On shore, they learned that a 45-year-old swimmer from Ireland, Paraic Casey, who’d left the same Dover beach at the same time as Bellini, died after going into cardiac arrest a mile from France.

“It took a week or two before I decided to try again,” Arnie said.

It’s no small undertaking. And it isn’t cheap. Two groups monitor and certify Channel swims. Bellini chose the Channel Swimming and Piloting Federation. You hire a boat and captain to help guide you. It costs about $4,000. A license for the attempt is $320. Then there’s getting to England and staying, maybe for a while, depending on the weather.

Arnie tried this past Aug. 22, but a storm front forced him to abort and wait for another day.

That day was “4th September, 2013,” as it reads on Arnie’s certificate. After two bowls of instant oatmeal at the hotel, Arnie and Lauren and a new crew (Bart and Kathy had returned to the States) headed for Dover’s Shakespeare Beach, the usual starting point.

Arnie had trained three years, 3,000 miles of swimming. He wore swim trunks, cap, goggles and nose and ear plugs. He was smeared — to prevent chafing — with Bag Balm, which farmers use on cows’ udders to ease irritation after milking.

He waded in at 7:18 in the morning. The water was 64 degrees warm. Before getting on the guide boat, Lauren told him, “Enjoy every stroke. You’re swimming the English bleepin’ Channel.”

“This is your day,” Arnie told himself.

It was a blue sky. “For a Florida boy, that was really important,” Arnie said. There was the usual logjam in the Channel, the world’s busiest seaway: cargo ships and cruise liners as tall as skyscrapers, their wakes creating chop, you’re swimming in a washing machine’s agitation cycle. Arnie had the right of way. “I was the pedestrian,” he said.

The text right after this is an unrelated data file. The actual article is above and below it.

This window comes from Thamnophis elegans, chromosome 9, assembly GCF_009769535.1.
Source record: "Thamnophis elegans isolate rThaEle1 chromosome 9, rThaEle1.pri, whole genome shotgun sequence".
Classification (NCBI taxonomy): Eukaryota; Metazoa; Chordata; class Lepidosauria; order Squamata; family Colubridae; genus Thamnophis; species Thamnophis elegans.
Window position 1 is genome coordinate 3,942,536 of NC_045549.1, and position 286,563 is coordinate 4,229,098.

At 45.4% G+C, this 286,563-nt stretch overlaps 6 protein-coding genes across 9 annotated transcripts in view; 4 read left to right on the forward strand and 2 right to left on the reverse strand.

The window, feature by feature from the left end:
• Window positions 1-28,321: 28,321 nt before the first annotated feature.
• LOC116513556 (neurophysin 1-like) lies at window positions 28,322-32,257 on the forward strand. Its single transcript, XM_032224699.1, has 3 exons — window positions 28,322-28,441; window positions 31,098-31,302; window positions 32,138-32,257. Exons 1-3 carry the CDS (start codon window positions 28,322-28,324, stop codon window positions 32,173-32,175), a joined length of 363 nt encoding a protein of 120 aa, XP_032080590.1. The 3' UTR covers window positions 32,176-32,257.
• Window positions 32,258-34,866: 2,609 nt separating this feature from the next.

On board was crew member Loretta Cox, a Dover resident and Channel swim dervish, having made it across six times. Cox urged Arnie on, especially during feedings, every half hour, no solid food, just a bottle with a carb-protein mix. Arnie kept moving the whole time. If a swimmer so much as touches the guide boat, it’s not an official Channel swim.

Fourteen hours in, darkness fell like a hammer. Pitch black, a moonless night. It was beyond the physical by then. It always is in the Channel. “It’s the mental part,” Arnie said.

Loretta told him she needed his best hour of swimming. There was a rip tide. Arnie was churning, but only inching forward. Loretta yelled, “Give me another hour of your best swimming.”

Sixteen hours in, no moon, no shore. Where? Shortly after 11 p.m., the boat slowed. The water was too shallow. More swimming. Arnie couldn’t see a thing. He pawed for the rocks.

Then, at 11:26 at night — 6:26 here — he touched France. Nothing great is easy.

On the ride back, Arnie wolfed chocolate and talked nonstop. The next morning, feeling fine, he took the ferry from Dover to Calais, (three hours round trip, $52, high and dry), rented a car and went and found the spot where he’d touched. He had to see it in the daylight.

“I couldn’t have done it without my coach, my crew and my angel on board, Lauren,” Arnie said.

He has one last word for the Bucs.

“Believe.”